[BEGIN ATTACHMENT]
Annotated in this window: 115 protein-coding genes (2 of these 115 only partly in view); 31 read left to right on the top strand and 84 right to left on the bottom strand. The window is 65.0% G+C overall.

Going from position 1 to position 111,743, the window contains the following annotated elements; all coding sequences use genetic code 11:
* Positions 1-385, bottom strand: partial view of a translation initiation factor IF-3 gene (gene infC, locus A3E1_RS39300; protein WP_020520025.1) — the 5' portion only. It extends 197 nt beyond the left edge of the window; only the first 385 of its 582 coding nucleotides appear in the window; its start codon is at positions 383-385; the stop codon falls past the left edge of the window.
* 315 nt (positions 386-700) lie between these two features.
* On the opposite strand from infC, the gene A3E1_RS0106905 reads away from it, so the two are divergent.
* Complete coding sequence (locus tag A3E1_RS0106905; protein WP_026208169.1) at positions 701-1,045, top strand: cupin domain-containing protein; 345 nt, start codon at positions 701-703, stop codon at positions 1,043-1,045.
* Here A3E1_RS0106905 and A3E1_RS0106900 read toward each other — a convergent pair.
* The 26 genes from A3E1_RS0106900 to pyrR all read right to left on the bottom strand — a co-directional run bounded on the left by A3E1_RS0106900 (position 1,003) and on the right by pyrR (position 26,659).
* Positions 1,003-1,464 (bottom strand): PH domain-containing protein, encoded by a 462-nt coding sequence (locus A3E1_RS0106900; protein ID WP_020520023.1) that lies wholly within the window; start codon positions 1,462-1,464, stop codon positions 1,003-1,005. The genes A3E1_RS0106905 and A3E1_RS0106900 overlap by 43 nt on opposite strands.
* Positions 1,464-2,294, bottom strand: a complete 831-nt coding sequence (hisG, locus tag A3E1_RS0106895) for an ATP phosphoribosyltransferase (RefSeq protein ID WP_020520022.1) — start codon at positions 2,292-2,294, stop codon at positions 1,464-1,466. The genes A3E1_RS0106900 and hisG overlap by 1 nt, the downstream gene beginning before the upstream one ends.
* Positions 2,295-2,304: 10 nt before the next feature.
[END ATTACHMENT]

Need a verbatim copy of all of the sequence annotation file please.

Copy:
Annotated in this window: 115 protein-coding genes (2 of these 115 only partly in view); 31 read left to right on the top strand and 84 right to left on the bottom strand. The window is 65.0% G+C overall.

Going from position 1 to position 111,743, the window contains the following annotated elements; all coding sequences use genetic code 11:
* Positions 1-385, bottom strand: partial view of a translation initiation factor IF-3 gene (gene infC, locus A3E1_RS39300; protein WP_020520025.1) — the 5' portion only. It extends 197 nt beyond the left edge of the window; only the first 385 of its 582 coding nucleotides appear in the window; its start codon is at positions 383-385; the stop codon falls past the left edge of the window.
* 315 nt (positions 386-700) lie between these two features.
* On the opposite strand from infC, the gene A3E1_RS0106905 reads away from it, so the two are divergent.
* Complete coding sequence (locus tag A3E1_RS0106905; protein WP_026208169.1) at positions 701-1,045, top strand: cupin domain-containing protein; 345 nt, start codon at positions 701-703, stop codon at positions 1,043-1,045.
* Here A3E1_RS0106905 and A3E1_RS0106900 read toward each other — a convergent pair.
* The 26 genes from A3E1_RS0106900 to pyrR all read right to left on the bottom strand — a co-directional run bounded on the left by A3E1_RS0106900 (position 1,003) and on the right by pyrR (position 26,659).
* Positions 1,003-1,464 (bottom strand): PH domain-containing protein, encoded by a 462-nt coding sequence (locus A3E1_RS0106900; protein ID WP_020520023.1) that lies wholly within the window; start codon positions 1,462-1,464, stop codon positions 1,003-1,005. The genes A3E1_RS0106905 and A3E1_RS0106900 overlap by 43 nt on opposite strands.
* Positions 1,464-2,294, bottom strand: a complete 831-nt coding sequence (hisG, locus tag A3E1_RS0106895) for an ATP phosphoribosyltransferase (RefSeq protein ID WP_020520022.1) — start codon at positions 2,292-2,294, stop codon at positions 1,464-1,466. The genes A3E1_RS0106900 and hisG overlap by 1 nt, the downstream gene beginning before the upstream one ends.
* Positions 2,295-2,304: 10 nt before the next feature.